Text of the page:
How to Manage Your Money and Mental Health on Black Friday
Most of us view Thanksgiving as a fun and somewhat relaxing holiday spent with family, watching football, and of course a delicious feast. The following day? Next so much.
Philadelphia is where the term "Black Friday" originates. Police complained of congested streets in Philly in the early 1960s as people headed to Army-Navy football games and looked for deals after Thanksgiving, which they referred to as "Black Friday." According to History.com, Philly's biggest department stores tried to rebrand the holiday with "Big Friday," but it failed to catch on. Eventually, retailers did begin making large profits on this day in the 1980s when the term took on the new definition that we’re more familiar with today.
Millions of shoppers flock to retailers across the country on Black Friday when many retailers reduce their prices. In fact, research from Finder.com reveals 28% of American adults, or an estimated 72.4 million people, plan to shop for end-of-year sales like Black Friday. And, it’s been reported that the average adult plans to spend about $400 on Black Friday.
However, this day can also be hectic and stressful -- especially for people living with a mental illness. After all, difficult shoppers, large crowds, and long lines can easily cause irritability, anger, or anxiety.
In addition to causing mental health disorders, stress can lead to substance abuse. However, there are several ways to avoid or reduce stress on Black Friday.
You don’t have to partake in Black Friday.
"Black Friday can be fun if you choose to partake in it, but don’t feel left out if it’s not your thing," mental health counselor Heidi McBain LMFT tells Bustle. She says shopping itself is one of the main ways Black Friday impacts our brains and moods. According to a study published in Neuron in 2007, the brain has its own "shopping centers" - areas that light up like a Christmas tree when you find a great deal - and certain regions of that brain are associated with pleasure.
“In our consumer culture, it’s unlikely you’ll go without spending money over the Thanksgiving weekend—whether it’s Black Friday, Small Business Saturday, or Cyber Monday,” writes Kaitlyn Mahoney for MarketWatch.
“The holiday season is a great time to save, but retailers know that shoppers are ready to spend,” adds Mahoney. “Marketing campaigns take advantage of that predisposition and will do whatever they can to get you to spend money on items you don’t need.” As a result, this can lead to financial stress.
But, if you're going to spend money on Black Friday, here are some tips from Mahoney to help you spend more wisely;
Be aware of your budget before you get too excited about Black Friday deals.
Consider who you plan to buy for, what you hope to purchase, and the advertised prices. Give each item a dollar amount. Each person and event requires a specific budget.
Divide the total amount from your list by your holiday budget to find out what you can afford. It may be necessary to reduce spending for some people or eliminate spending for others once you add up everything.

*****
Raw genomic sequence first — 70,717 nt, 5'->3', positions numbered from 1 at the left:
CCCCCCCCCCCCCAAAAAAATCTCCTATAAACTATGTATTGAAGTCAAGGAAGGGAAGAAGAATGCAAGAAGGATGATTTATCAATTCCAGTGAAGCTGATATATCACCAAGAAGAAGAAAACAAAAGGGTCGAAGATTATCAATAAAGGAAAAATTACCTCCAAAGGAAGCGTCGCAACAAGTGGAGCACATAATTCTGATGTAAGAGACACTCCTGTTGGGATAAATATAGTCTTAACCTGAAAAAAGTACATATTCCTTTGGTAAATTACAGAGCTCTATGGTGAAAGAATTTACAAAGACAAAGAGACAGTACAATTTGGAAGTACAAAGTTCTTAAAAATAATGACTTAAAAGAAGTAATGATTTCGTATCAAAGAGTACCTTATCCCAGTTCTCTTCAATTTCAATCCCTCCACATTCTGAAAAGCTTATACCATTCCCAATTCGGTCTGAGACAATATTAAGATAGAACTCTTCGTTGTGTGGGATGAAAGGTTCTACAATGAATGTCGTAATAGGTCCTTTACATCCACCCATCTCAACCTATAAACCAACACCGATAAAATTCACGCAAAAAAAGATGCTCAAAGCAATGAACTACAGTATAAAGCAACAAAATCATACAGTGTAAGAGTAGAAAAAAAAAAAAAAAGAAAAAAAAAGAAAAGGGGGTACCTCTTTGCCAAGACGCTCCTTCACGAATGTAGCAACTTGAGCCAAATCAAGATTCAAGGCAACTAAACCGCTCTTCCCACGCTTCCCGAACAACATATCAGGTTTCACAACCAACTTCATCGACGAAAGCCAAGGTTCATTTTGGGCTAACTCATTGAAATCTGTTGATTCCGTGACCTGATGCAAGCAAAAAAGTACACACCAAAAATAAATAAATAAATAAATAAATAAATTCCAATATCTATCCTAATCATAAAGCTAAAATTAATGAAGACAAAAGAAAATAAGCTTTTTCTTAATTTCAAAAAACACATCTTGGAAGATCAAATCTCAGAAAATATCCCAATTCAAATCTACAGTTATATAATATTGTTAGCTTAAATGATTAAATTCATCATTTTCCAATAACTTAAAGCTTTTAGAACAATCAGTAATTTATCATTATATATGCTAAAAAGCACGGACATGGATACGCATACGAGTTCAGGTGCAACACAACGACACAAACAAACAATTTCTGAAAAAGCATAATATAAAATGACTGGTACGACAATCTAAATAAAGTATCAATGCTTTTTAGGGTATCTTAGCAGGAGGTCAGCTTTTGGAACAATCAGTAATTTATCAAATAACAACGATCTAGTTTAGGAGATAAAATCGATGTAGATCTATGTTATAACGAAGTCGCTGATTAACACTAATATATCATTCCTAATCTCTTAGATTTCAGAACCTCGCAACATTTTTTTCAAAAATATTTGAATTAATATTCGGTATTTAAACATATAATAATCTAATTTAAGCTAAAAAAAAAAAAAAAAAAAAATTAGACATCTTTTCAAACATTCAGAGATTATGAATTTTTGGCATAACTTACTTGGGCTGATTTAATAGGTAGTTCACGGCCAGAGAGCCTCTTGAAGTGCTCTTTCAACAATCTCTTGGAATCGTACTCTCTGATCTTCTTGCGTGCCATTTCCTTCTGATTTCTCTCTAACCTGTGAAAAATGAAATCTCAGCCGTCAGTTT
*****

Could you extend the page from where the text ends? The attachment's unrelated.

Black Friday deals are just beginning to appear in stores. When building and checking your lists, keep an eye out for the best deals on the items you want, and substitute similar items to stay within your budget.
When you're shopping for the bulk of your holiday gifts, use your rewards credit card if you know you can pay it off responsibly.
You now know your budget, your shopping list, and what deals are available. Retailers offer store credit cards with 0% interest for a certain period and occasional discounts.
Check your budget and your transactions as you shop. Is your spending on track? A budget isn't enough; you need to put it into action as well. You need to track your money in real-time since holiday spending can add up so quickly.
If you prefer to use a credit card instead of cash, that's fine, just remember to pay off your credit card as soon as possible.
Don’t go alone.
Even if you don’t have any mental health concerns, you should ask a friend or family member to accompany you. They can assist you with finding items to purchase, such as these thoughtful gifts, and reduce the stress associated with Black Friday. Plus, this gives you a chance to spend more quality time with them.
Individuals who are stressed or anxious during Black Friday shopping can also receive support from a friend or family member. Overall, having support from someone else can be comforting if you feel overwhelmed.
Nowadays, there’s no need to leave your house if want to shop on Black Friday. More and more companies offer the same discounts online so that you don’t have to get stressed or anxious with the crowds.
Seek help if you’re concerned about your mental health and money.
Last but not least, if you're worried about money or mental health, speak with a therapist. They can offer assistance in the form of advice and coping skills so that you’re not burdened with unnecessary debt and worry.